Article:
For several years, a black-and-white photograph purporting to show a man holding an enormous grasshopper has been widely shared on social media:
The most obvious sign that the image is doctored, of course, is that grasshoppers simply don’t get that big. The average grasshopper is only an inch or two long
Moreover, if the image were real, the grasshopper would cast a shadow on the man’s pants and on the ground, in the same direction as the man’s shadow.
An uncropped version of the photograph shows that it was copyrighted in 1937 to Coles Studio:
Grasshopper shot near Miles City Mont. C. 1937 Coles Studio Glassgow Mont
The use of the copyright and the fact that other variations of this image were attached to various locales (such as North Dakota), indicate that this image may have originally circulated as a postcard. In fact, giant grasshoppers were a recurring theme in exaggerated postcards from the early 20th century. Here’s an image created by photographer Frank D. “Pop” Conard featuring a similarly large (and unreal) grasshoppers:
The Kansas Historical Society explains:
When a swarm of grasshoppers descended on Garden City in 1935, Frank D. “Pop” Conard had a vision. The photographer made a montage of giant insects with humans and sold the postcards like “hotcakes.” “The idea,” Conard said, “came to me after a flight of grasshoppers swarmed into Garden City attracted by the lights, and it was impossible to fill an automobile gasoline tank at filling stations that night. I went home to sleep, but awoke at 3:00 a.m. and all I could think about was grasshoppers. By morning I had the idea of having fun with the grasshoppers, and took my pictures and superimposed the hoppers with humans. I didn’t do it for adverse impressions of Kansas, but as an exaggerated joke.” A master retoucher, Conard continued to print “hopper whoppers” until his retirement in 1963. Grasshoppers were enlarged to battle a man, fit on the bed of a pickup, and hold up a train.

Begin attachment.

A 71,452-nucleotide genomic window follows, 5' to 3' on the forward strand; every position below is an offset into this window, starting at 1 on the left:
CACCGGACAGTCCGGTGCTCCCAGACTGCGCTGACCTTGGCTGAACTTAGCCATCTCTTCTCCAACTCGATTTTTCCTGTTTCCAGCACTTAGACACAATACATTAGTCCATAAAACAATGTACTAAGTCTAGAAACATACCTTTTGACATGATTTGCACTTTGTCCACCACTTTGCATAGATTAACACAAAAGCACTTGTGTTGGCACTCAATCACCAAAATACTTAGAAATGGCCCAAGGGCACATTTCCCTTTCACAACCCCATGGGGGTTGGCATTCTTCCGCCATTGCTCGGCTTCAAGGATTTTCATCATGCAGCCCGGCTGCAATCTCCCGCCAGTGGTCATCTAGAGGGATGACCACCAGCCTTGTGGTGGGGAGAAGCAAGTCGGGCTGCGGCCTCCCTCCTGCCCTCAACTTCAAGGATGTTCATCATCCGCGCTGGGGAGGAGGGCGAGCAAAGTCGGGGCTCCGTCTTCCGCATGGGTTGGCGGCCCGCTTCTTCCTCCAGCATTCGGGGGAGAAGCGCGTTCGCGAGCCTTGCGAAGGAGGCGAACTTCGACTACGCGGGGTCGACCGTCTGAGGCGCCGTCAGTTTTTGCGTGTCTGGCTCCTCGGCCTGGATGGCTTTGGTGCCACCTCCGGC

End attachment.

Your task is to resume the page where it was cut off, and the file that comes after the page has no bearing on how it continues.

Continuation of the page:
The picture postcard presented the possibility to inventive photographers to extend the traditional tall-tale to the photographic plate, and what is more, to devise entirely new forms that were possible only through photography. It brought into being visual effects that tall-tale tellers through the centuries had seen only in their fertile imaginations.
“They say pictures don’t lie,” explained Conard, “but from the sale of these postcards-the fastest selling novelty cards on the market it seems that Kansas people like a little funny, untruth.”
Although Conard was the giant grasshopper guru of the 1930s, he did not create the postcard featuring the hunter holding a three-foot grasshopper. However, we found two other examples of the work of Coles Studio:
Instagram user Blake Nass shared an interesting, although unverified, story about the photograph in 2015. Nass claimed to be the grandson of the man in the photograph, Joseph Nass, and said that the picture was taken after an unsuccessful hunt:
I’d be happy to pass along the story. @benshap is pretty close. Grandpa Nass was out shooting prairie dogs/gophers near miles city. Along came a truck loaded with a photographer traveling cross country and asked Mr. Nass to “hold out his left hand like so and his right hand and rifle just the same”. A few exposures were taken and the photographer (presuming to be associated with Cole studio) said “thanks, appreciate your time!” and kept driving along. Grandpa Nass was a little unsure of what had taken place but carried on. A few months later the “doctored” photo appeared in some tabloid literature. Postcards primarily that poked fun at country types. At one time the media gave the photo a run with the story involving an Australian being the one posing with a trophy “hopper”. An original photo held within the family coming soon!!
At least part of Nass’s story is verifiable. In September 1937, the Tomah Moniror-Herald published a story claiming that giant grasshoppers were terrorizing a local farmer’s land. Leland Gregory recounted the story of the hoax in his book Stupid History: Tales of Stupidity, Strangeness, and Mythconceptions Through the Ages:
On September 9, 1937, the front-page headliner of the Tomah Monitor Herald warned people: “Giant Grasshoppers Invade Butts Orchard East of City.” The article explained that grasshoppers had eaten special plant food used on an apple orchard belonging to farmer A.L. Butts and had quickly grown to three feet in length. Accompanying the article were photographs of shotgun-toting hunters tracking down the mutant insects as well as a picture of Farmer Butts holding up a dead grasshopper like a prize fish. The citizens of the town became jumpy and nearly hysterical at the thought of enormous grasshoppers bouncing through the town, destroying their crops, frightening the livestock, and generally wreaking havoc. The article, of course, was a hoax, and the Monitor-Hearld publisher, B.J. Fuller, along with Farmer Butts (yes, there was an actual Farmer Butts,) confessed to making the townsfolk the butt of their elaborate, and pesky, joke.
The image showing a man holding a three-foot long grasshopper is not real. This picture was created as a prank in the 1930s and continues to fool viewers today.